June 11, 1864 should perhaps be celebrated by many French horn players as a worldwide holiday…as it is the birthday of Richard Strauss.
One blog entry cannot possibly cover all the influences and directions that classical (and popular) music took after Strauss started composing, producing astonishing music that sometimes shocked the old guard of Vienna, while also reassuring them that their world will continue, in a smaller version.
Born into a musician’s family (father Franz was a horn player in the Court Opera in Munich), his studies began at age four on piano. He also attended opera rehearsals and was tutored in music theory and orchestration from the assistant conductor. That seems like an extremely young age to begin a serious course of study, but he must have enjoyed it, producing his earliest composition at age six. Later came private violin lessons and more study in composition, along with one year at the University of Munich. Living with a musician father, there was constant music making in the home as a normal activity; you have a guest for dinner, you play some music.
Strauss was keen on attending and learning about Wagner’s music, which was dominant in opera at the time, but his father would not have it. He had to sneak in a copy of the score of Tristan und Isolde to study. All this exposure to opera, theory, and score study not only prepared Strauss for his successful career in composing, but also prepared him for a successful conducting career. He was assistant conductor to Hans von Bülow, and learned by observing rehearsals and performances. He continued conducting in various posts and was touring internationally by 1904 in the United States. His composing continued, and even today, some of his earliest operas are shocking and very difficult to pull off. Salome, based on the Oscar Wilde play, premiered in 1905. Based on the biblical story of the lust of Herod for Salome, there is a ‘Dance of the Seven Veils’ in which Salome dances for King Herod, and yes, she pulls off the veils one at a time, live, on stage. And after that, Elektra, (1909). Based on Sophocles’ play, it contains psychological studies and a narrative of revenge and murder: favorite subjects for opera. After these WILD opera presentations, Strauss meets a challenge presented to him: to compose an opera in the style of Mozart. The result was Der Rosenkavalier (1911), a salute to old Vienna and an homage to the traditions of the noble class.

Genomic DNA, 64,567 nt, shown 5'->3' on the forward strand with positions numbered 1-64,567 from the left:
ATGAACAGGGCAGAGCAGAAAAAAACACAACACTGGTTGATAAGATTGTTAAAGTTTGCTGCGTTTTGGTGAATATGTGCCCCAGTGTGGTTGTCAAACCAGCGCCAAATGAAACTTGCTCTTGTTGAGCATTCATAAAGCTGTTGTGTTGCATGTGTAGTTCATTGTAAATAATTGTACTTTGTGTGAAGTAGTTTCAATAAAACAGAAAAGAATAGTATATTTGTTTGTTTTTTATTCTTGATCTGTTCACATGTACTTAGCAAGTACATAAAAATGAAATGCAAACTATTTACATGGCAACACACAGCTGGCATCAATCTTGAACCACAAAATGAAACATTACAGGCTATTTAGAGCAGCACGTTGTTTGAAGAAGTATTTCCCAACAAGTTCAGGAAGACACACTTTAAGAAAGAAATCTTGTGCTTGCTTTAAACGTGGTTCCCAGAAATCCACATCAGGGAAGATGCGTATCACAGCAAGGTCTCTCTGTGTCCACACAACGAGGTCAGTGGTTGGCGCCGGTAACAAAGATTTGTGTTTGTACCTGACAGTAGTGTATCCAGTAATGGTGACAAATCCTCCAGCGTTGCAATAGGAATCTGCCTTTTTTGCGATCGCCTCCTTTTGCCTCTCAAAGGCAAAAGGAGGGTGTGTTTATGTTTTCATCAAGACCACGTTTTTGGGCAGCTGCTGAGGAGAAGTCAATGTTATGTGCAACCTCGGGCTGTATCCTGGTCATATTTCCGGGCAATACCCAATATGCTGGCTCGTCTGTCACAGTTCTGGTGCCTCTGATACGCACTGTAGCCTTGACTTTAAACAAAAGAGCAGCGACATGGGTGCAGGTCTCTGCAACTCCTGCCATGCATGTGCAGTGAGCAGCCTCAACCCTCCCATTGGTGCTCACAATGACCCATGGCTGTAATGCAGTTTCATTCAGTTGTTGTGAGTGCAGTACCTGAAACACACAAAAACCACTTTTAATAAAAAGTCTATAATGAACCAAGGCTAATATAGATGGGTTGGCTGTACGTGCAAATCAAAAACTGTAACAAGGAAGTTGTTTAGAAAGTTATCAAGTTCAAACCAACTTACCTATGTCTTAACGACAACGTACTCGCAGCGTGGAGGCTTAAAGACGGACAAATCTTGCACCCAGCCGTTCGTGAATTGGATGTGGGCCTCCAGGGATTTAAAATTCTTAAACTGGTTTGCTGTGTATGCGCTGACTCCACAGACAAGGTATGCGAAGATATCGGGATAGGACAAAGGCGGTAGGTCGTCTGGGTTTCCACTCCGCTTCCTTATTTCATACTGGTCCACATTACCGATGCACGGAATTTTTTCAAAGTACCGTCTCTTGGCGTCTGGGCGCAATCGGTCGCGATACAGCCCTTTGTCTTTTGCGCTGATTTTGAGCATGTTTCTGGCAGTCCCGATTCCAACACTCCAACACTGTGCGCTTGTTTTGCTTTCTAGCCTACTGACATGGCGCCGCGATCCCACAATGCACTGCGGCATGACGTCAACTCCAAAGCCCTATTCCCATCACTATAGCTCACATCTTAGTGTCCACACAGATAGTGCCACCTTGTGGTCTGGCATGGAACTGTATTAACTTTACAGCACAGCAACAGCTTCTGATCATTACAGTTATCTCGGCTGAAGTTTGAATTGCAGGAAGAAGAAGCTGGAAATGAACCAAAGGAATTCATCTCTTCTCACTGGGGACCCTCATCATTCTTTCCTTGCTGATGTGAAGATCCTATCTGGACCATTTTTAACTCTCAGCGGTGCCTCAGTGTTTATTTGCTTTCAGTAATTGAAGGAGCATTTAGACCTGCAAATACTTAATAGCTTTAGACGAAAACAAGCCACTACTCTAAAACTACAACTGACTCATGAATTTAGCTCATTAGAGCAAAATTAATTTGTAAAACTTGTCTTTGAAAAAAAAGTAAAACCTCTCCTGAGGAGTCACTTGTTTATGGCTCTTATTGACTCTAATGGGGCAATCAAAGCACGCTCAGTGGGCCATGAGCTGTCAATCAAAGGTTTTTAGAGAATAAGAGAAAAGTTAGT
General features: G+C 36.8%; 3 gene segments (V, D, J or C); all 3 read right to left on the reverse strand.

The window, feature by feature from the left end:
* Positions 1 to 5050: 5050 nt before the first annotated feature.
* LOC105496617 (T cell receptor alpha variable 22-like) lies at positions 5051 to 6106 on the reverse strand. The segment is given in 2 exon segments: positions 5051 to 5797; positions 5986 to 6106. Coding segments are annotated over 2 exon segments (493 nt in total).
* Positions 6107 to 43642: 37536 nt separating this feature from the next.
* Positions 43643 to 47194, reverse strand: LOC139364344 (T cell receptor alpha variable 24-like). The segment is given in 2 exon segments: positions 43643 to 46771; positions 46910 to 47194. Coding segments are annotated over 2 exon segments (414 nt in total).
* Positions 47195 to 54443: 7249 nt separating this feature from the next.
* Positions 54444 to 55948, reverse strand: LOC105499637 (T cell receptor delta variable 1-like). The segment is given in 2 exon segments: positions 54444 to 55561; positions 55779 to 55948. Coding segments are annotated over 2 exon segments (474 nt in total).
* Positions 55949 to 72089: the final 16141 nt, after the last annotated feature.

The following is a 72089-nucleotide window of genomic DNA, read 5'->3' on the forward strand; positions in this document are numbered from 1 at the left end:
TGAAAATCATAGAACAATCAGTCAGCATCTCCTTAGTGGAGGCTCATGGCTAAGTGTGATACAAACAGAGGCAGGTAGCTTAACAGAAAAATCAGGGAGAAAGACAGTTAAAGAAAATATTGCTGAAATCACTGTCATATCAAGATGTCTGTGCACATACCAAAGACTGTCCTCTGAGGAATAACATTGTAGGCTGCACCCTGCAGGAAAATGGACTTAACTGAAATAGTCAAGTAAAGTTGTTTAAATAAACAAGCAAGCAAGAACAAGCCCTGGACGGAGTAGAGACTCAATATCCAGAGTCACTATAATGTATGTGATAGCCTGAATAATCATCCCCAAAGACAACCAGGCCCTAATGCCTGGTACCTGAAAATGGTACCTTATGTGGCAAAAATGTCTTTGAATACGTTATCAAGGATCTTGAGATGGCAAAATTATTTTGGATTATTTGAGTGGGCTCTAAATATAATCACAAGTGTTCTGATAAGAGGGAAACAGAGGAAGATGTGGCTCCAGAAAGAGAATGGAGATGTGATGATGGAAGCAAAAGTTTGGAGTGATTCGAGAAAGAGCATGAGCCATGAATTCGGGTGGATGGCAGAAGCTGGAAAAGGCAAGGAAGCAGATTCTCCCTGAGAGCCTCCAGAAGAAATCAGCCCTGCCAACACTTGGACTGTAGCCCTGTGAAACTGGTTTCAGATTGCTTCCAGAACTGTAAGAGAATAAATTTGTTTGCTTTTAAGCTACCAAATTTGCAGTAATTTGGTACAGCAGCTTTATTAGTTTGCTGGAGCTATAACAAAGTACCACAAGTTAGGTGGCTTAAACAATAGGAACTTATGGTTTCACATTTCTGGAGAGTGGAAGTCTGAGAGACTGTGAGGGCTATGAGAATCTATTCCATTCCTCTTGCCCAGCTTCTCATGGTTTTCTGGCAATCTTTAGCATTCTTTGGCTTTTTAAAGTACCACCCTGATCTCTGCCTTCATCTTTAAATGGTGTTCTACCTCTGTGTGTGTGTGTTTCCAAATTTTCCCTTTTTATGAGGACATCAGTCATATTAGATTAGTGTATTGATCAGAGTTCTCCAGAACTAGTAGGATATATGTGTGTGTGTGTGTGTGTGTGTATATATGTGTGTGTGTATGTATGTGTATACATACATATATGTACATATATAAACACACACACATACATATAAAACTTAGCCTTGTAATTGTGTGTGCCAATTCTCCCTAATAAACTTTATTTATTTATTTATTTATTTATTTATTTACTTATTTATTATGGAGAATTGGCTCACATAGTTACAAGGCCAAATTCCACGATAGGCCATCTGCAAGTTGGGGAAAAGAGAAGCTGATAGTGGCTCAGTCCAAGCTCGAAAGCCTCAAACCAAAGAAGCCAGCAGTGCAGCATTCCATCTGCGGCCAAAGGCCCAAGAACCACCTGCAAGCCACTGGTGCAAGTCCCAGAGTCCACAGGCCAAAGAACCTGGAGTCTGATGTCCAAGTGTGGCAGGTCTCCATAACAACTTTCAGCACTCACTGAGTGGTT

He created a different form of composition that tells a story as the music unfolds. The tone poem is now a classic in the orchestral repertoire, and it inspired many movie composers with their orchestration of brass coming to the rescue and string sections singing their love songs. Get yourself some popcorn and listen to Don Juan, Till Eulenspiegel’s Merry Pranks, Also Sprach Zarathustra, Don Quixote, and Ein Heldenleben.
Strauss was 68 when Hitler came to power, and while it was suggested he join the Nazi party, he never did. He was hoping the Third Reich would celebrate and promote German art and culture. Well, some German art and culture was celebrated, but Strauss had family, a Jewish daughter-in-law and two grandsons he protected. He clashed repeatedly with the authorities, and was able to rescue them and keep them safe. When the Americans arrived at Strauss’s estate after the war, they entered the villa and Strauss announced, “I am Richard Strauss, composer of Der Rosenkavalier and Salome.” The Army lieutenant recognized him, and in a moment of serendipity, the future principal oboist of the Philadelphia Orchestra, John de Lancie was also there and acknowledged Strauss. There is some thought that Strauss was accepting the fact that the world he was from, proud of German art, culture, ideas, and love, was gone. But he wanted to be on the record for his contributions to that world. And he certainly is!
There are a number of works in the NLS Music collection by Strauss; I am not able to list all of them here. But if you’re interested in a braille libretto, song, or an audio book about his music, please contact us and we will send it to you.
From his early work the Serenade for Winds, op. 7 (1881) to the Four Last Songs (1948), you will enjoy beauty in a pure form of expression.
All of our materials on BARD are also available on digital cartridge or in hard copy as braille music. If you prefer to borrow the materials listed below through the mail, please contact the Music Section. You can call us at 1-800-424-8567, or e-mail us at [email protected].
Salome. Libretto, English (BRM24901)
September. From the song cycle Four Last Songs. For high voice and piano in line by line and bar over bar formats. (BRM17826)
Rosenkavalier, Libretto. German (BRM22370)
Rosenkavalier (Opera). Hab’ mir’s gelobt, ihn lieb zu haben. Arranged for piano, Bar by bar format. (BRM07810)
Elektra. Libretto. English & German (BRM25698)
Morgen op. 27, high voice and piano. Line by line and bar over bar formats. (BRM20425)
Vier letzte Lieder: for high voice and piano. Four Last Songs. Orchestral accompaniment arranged for piano in line by line and bar over bar formats. Includes English and German text. (BRM27045)
Michael Barclay lectures on Der Rosenkavalier by Strauss. (DBM00767)
Strauss, the Complete Operas by Michael Barclay. (DBM03546)
Arabella, chat by Ann Thompson. (DBM01712)
Michael Barclay lectures on Richard Strauss, a general lecture. (DBM01683)
The World’s 50 Greatest Composers. Richard Strauss. (DBM01653)
Elektra by Richard Strauss, commentary by Alfred Glasser. (DBM01589)
Michael Barclay lectures on Salome. (DBM01342)
Der Rosenkavalier, chat by Ann Thompson (DBM01364)